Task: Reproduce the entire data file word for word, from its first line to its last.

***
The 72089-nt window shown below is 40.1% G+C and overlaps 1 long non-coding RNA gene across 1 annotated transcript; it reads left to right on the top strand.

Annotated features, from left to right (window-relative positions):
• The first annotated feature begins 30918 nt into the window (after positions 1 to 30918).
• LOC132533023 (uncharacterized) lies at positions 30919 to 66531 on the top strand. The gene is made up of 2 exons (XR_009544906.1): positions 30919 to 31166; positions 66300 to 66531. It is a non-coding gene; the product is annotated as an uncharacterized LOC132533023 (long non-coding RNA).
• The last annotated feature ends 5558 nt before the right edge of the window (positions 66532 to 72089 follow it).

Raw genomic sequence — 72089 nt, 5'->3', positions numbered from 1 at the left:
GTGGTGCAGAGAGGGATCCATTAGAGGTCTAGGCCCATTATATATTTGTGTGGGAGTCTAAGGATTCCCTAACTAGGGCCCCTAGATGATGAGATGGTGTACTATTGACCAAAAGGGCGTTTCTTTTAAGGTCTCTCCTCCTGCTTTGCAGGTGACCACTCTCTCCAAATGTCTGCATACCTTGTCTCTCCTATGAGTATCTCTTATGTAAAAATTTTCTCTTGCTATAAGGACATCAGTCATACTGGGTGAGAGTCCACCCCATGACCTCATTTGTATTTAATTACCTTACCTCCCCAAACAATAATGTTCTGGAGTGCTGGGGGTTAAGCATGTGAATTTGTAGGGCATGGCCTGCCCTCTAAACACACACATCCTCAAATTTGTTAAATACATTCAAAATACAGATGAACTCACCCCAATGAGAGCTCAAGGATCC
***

The 72089-nt window shown below is 40.1% G+C and overlaps 1 long non-coding RNA gene across 1 annotated transcript; it reads left to right on the top strand.

Annotated features, from left to right (window-relative positions):
• The first annotated feature begins 30918 nt into the window (after positions 1 to 30918).
• LOC132533023 (uncharacterized) lies at positions 30919 to 66531 on the top strand. The gene is made up of 2 exons (XR_009544906.1): positions 30919 to 31166; positions 66300 to 66531. It is a non-coding gene; the product is annotated as an uncharacterized LOC132533023 (long non-coding RNA).
• The last annotated feature ends 5558 nt before the right edge of the window (positions 66532 to 72089 follow it).

Raw genomic sequence — 72089 nt, 5'->3', positions numbered from 1 at the left:
GTGGTGCAGAGAGGGATCCATTAGAGGTCTAGGCCCATTATATATTTGTGTGGGAGTCTAAGGATTCCCTAACTAGGGCCCCTAGATGATGAGATGGTGTACTATTGACCAAAAGGGCGTTTCTTTTAAGGTCTCTCCTCCTGCTTTGCAGGTGACCACTCTCTCCAAATGTCTGCATACCTTGTCTCTCCTATGAGTATCTCTTATGTAAAAATTTTCTCTTGCTATAAGGACATCAGTCATACTGGGTGAGAGTCCACCCCATGACCTCATTTGTATTTAATTACCTTACCTCCCCAAACAATAATGTTCTGGAGTGCTGGGGGTTAAGCATGTGAATTTGTAGGGCATGGCCTGCCCTCTAAACACACACATCCTCAAATTTGTTAAATACATTCAAAATACAGATGAACTCACCCCAATGAGAGCTCAAGGATCC